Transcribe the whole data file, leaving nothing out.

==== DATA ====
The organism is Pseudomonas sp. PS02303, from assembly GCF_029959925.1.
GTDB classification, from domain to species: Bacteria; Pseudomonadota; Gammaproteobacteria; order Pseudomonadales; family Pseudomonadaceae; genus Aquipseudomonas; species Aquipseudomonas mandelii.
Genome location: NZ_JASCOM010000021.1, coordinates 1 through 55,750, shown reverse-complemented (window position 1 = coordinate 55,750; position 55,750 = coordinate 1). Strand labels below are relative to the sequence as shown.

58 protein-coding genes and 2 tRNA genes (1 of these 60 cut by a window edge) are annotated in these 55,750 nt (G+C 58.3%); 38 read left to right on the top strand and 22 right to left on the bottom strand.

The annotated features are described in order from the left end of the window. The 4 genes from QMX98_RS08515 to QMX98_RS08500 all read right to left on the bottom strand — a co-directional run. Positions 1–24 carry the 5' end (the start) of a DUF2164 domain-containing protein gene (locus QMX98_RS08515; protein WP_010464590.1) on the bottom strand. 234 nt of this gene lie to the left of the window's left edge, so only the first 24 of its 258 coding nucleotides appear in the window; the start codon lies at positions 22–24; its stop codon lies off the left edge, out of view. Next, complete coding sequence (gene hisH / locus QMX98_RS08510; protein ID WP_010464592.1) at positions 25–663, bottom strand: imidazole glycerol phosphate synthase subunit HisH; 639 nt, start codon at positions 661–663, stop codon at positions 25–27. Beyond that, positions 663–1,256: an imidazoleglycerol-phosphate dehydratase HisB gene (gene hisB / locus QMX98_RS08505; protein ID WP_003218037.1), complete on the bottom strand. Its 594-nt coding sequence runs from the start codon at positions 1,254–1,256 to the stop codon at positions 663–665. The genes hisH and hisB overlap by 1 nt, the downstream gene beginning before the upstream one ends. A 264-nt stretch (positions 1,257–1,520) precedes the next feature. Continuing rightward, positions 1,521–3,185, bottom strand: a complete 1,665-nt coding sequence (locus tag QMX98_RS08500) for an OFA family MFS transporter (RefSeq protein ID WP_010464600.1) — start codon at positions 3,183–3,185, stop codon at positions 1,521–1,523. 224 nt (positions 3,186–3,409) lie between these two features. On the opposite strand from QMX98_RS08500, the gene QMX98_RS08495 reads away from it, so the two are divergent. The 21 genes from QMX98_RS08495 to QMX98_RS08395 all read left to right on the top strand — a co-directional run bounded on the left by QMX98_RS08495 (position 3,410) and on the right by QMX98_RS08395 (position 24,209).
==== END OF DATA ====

The organism is Pseudomonas sp. PS02303, from assembly GCF_029959925.1.
GTDB classification, from domain to species: Bacteria; Pseudomonadota; Gammaproteobacteria; order Pseudomonadales; family Pseudomonadaceae; genus Aquipseudomonas; species Aquipseudomonas mandelii.
Genome location: NZ_JASCOM010000021.1, coordinates 1 through 55,750, shown reverse-complemented (window position 1 = coordinate 55,750; position 55,750 = coordinate 1). Strand labels below are relative to the sequence as shown.

58 protein-coding genes and 2 tRNA genes (1 of these 60 cut by a window edge) are annotated in these 55,750 nt (G+C 58.3%); 38 read left to right on the top strand and 22 right to left on the bottom strand.

The annotated features are described in order from the left end of the window. The 4 genes from QMX98_RS08515 to QMX98_RS08500 all read right to left on the bottom strand — a co-directional run. Positions 1–24 carry the 5' end (the start) of a DUF2164 domain-containing protein gene (locus QMX98_RS08515; protein WP_010464590.1) on the bottom strand. 234 nt of this gene lie to the left of the window's left edge, so only the first 24 of its 258 coding nucleotides appear in the window; the start codon lies at positions 22–24; its stop codon lies off the left edge, out of view. Next, complete coding sequence (gene hisH / locus QMX98_RS08510; protein ID WP_010464592.1) at positions 25–663, bottom strand: imidazole glycerol phosphate synthase subunit HisH; 639 nt, start codon at positions 661–663, stop codon at positions 25–27. Beyond that, positions 663–1,256: an imidazoleglycerol-phosphate dehydratase HisB gene (gene hisB / locus QMX98_RS08505; protein ID WP_003218037.1), complete on the bottom strand. Its 594-nt coding sequence runs from the start codon at positions 1,254–1,256 to the stop codon at positions 663–665. The genes hisH and hisB overlap by 1 nt, the downstream gene beginning before the upstream one ends. A 264-nt stretch (positions 1,257–1,520) precedes the next feature. Continuing rightward, positions 1,521–3,185, bottom strand: a complete 1,665-nt coding sequence (locus tag QMX98_RS08500) for an OFA family MFS transporter (RefSeq protein ID WP_010464600.1) — start codon at positions 3,183–3,185, stop codon at positions 1,521–1,523. 224 nt (positions 3,186–3,409) lie between these two features. On the opposite strand from QMX98_RS08500, the gene QMX98_RS08495 reads away from it, so the two are divergent. The 21 genes from QMX98_RS08495 to QMX98_RS08395 all read left to right on the top strand — a co-directional run bounded on the left by QMX98_RS08495 (position 3,410) and on the right by QMX98_RS08395 (position 24,209).